Thursday , June 24 2021

Massy University Press Professor Grant Hannis has been convicted of an offensive assault at a rest home



A university academician who has improperly attacked a 82-year-old woman with dementia in a rest home if his conviction is abridged because he was publicly titled.

Former 55-year-old Massey University's journalist professor struggles to keep his name permanently suppressed to claim that it will cause him the ultimate difficulties.

He lost his oppression when he appeared at the Wellington County Court yesterday to be convicted of what Judge Stephen Harop described earlier as "incredibly insulting."

The suppression rose at midnight.

Judge Harop, when sentencing, took into consideration Hanis's previous good character, his contribution to the community and his remorse, and the decision to abolish suppression.

"There must be a discount to recognize the effect of the publication on you as a form of punishment," he said.

He was sentenced to eight months home arrest, 100 hours of work in the community and ordered to pay compensation for emotional damage of $ 3,000.

Hannis was sitting in the dock with his eyes closed for most of the hearing. His wife sat in the public gallery head down, sometimes putting her face in one hand.

He initially claimed that the offender was "two friends who just had an intimate moment together," but at the end of last year they were found guilty of an offensive assault.

Hannis continues to teach for six months after his arrest. The university said he had never been told about his arrest or the charges he faced.

The victim, "slowly moving away" and becoming more confused and injured after the attack, was at home in the Lower North Island in May 2018, when Hannis approached her and began a conversation.

Hannis was at home with a relative.

According to the police summary, when the victim returned to her bedroom, Hannis followed her and closed the door behind her.

Hannis began touching and kissing the woman who was trying to repel him unsuccessfully, but he was "too strong," according to the abstract.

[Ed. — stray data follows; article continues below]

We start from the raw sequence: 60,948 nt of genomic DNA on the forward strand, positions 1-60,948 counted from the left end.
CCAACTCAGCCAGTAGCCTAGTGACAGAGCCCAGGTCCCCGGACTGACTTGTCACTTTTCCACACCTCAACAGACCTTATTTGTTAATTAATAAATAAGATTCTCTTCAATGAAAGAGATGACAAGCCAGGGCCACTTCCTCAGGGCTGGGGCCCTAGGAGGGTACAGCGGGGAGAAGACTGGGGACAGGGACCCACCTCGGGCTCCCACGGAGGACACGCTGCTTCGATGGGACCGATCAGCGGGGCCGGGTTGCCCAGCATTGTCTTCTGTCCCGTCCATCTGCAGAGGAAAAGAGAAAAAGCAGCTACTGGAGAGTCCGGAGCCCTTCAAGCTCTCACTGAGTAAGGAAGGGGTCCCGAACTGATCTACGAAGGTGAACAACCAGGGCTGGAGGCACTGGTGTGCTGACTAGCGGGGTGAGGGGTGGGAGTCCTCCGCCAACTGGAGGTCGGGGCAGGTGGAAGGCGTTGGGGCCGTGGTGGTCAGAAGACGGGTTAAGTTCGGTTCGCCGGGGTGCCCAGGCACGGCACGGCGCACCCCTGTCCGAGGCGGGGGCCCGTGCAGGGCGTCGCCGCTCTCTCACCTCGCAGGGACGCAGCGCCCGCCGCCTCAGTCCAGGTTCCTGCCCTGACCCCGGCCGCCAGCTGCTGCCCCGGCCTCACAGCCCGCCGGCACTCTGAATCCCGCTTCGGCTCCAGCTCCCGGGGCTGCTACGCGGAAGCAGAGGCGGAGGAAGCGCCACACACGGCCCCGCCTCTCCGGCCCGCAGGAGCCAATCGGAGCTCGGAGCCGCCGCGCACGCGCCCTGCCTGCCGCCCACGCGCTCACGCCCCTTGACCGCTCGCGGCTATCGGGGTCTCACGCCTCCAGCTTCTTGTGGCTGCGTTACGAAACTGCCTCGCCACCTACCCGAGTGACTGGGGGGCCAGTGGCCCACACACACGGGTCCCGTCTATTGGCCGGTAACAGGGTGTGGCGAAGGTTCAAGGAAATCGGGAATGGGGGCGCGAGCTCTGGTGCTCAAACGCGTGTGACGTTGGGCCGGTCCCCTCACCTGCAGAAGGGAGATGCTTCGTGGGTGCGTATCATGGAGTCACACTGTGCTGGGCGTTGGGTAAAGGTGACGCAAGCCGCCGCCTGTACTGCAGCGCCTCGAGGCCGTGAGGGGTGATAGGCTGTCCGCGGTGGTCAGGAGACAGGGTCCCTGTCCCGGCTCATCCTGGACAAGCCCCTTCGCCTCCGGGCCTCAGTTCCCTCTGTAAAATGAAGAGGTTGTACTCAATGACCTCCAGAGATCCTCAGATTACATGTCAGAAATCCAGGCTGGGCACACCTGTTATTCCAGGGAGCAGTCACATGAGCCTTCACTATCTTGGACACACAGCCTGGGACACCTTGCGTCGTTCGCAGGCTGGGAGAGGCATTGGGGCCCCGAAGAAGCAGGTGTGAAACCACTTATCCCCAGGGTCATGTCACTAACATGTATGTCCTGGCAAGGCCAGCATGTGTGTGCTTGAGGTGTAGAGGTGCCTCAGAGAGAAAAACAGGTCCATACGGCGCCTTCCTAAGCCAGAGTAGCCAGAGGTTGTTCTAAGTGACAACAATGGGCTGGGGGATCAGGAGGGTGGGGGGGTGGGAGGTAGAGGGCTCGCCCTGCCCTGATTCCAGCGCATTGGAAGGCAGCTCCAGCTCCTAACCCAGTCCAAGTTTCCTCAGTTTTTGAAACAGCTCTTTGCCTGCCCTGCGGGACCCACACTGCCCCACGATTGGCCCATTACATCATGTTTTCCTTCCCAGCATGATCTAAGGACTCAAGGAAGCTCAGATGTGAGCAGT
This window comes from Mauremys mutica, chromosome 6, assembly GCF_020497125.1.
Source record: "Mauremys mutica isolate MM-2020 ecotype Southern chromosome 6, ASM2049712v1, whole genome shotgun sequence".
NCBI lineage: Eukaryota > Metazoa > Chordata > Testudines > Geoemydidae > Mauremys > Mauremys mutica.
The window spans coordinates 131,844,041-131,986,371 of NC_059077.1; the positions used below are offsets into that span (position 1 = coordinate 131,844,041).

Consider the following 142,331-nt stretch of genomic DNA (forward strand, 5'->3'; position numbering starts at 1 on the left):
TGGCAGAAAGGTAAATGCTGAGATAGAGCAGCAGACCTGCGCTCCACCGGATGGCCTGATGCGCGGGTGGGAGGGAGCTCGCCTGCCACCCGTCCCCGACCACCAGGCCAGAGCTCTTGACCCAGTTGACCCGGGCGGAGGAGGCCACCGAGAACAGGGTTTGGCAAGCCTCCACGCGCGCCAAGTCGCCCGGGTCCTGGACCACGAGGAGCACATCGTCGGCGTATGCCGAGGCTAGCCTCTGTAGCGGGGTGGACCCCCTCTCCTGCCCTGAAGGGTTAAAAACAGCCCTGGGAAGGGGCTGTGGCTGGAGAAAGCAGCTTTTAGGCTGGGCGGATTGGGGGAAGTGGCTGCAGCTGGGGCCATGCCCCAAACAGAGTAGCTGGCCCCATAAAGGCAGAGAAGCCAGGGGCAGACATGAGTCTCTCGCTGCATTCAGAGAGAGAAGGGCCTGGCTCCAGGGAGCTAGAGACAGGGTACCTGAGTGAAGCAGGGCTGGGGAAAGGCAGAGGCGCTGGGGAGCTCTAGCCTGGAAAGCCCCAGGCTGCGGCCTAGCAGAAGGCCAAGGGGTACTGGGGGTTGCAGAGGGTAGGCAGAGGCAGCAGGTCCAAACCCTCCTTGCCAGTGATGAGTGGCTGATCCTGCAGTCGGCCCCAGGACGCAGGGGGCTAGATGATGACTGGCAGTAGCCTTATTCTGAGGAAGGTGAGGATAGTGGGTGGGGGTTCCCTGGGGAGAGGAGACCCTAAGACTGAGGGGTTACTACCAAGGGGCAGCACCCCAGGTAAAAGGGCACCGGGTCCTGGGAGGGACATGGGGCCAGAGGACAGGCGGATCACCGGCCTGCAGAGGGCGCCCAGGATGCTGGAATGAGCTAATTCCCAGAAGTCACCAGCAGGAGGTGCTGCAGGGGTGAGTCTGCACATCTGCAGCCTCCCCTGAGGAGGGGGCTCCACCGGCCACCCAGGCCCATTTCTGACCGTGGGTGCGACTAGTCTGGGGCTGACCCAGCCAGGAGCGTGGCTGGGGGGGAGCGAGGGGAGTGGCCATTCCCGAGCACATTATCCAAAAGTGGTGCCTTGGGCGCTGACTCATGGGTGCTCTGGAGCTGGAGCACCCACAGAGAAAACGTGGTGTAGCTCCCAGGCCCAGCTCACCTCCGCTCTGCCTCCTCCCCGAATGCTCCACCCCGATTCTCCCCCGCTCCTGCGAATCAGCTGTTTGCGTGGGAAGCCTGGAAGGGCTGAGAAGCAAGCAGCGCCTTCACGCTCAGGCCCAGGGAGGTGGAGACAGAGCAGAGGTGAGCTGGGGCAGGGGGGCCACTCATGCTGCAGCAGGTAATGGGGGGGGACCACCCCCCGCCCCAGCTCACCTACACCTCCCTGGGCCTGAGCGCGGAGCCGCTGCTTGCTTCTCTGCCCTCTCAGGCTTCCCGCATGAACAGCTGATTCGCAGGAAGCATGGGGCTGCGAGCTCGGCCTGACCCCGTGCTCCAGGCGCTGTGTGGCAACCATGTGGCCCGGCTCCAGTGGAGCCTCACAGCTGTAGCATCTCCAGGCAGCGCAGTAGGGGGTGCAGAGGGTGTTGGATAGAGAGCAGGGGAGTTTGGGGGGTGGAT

Then he closed the curtains so that no one could see them inside before returning to the victim to continue kissing her and touching her.

"At that moment, the door opened and a nurse came in and saw the couple be in the dark. The owner turned on the light, "the summary said.

The educator noticed that Hannis was red in his face and asked what was going on. When nobody answered, she went to find a manager.

Despite the invasion, he soon began to kiss and touch the victim, who again tried to repel him.

He exposed himself to the victim before removing the trousers and underwear.

A little later he left.

Grant Hannis spent most of his time in the harbor, his eyes closed, his head bent, sometimes hunched or rocked in his seat. Photo / Melissa Slavey
Grant Hannis spent most of his time in the harbor, his eyes closed, his head bent, sometimes hunched or rocked in his seat. Photo / Melissa Slavey

The educator returned with a nurse and found the victim alone, leaving the bathroom, wearing different trousers.

Her underwear was found in the bin with blood on them.

The victim told the police that she had not told anyone for several days because she was ashamed.

– I just want to forget everything.

The woman's daughter described how the "sparkling spark" in her mother's eyes is already dull.

"Our mother, as she was, slowly moved away," said the daughter.

In court, Hannis said he deeply regrets his actions and said he was "mentally ill" at the time.

"My actions were completely unusual and shook me."

He admitted that he had done wrong and apologized to the victim, his wife, the rest house staff, the friends, the colleagues and the students.

"I just want to forget everything"

A transcript of the victim's police interview shows that she is trying to describe what has happened, and often stops saying, "Oh, God, it's terrible."

The woman calls Hannis "a very strong man," saying he "will not stop".

– I just want to forget everything.

In her own interview she said she was ashamed, so she did not tell anyone about the attack for several days.

The victim has vascular dementia after a stroke in 2014 and has limited mobility in one hand.

In a victim's statement, the woman's daughter describes how the "light spark" in her mother's eyes is already dull and how "sadness enveloped her body" the first time I saw her after the attack.

"I kept her while she was sobbing again and again.

The victim began to have more falls, the heaviest, leaving her unable to move without a wheelchair.

"Our mother, as she was, slowly moved away," said the daughter.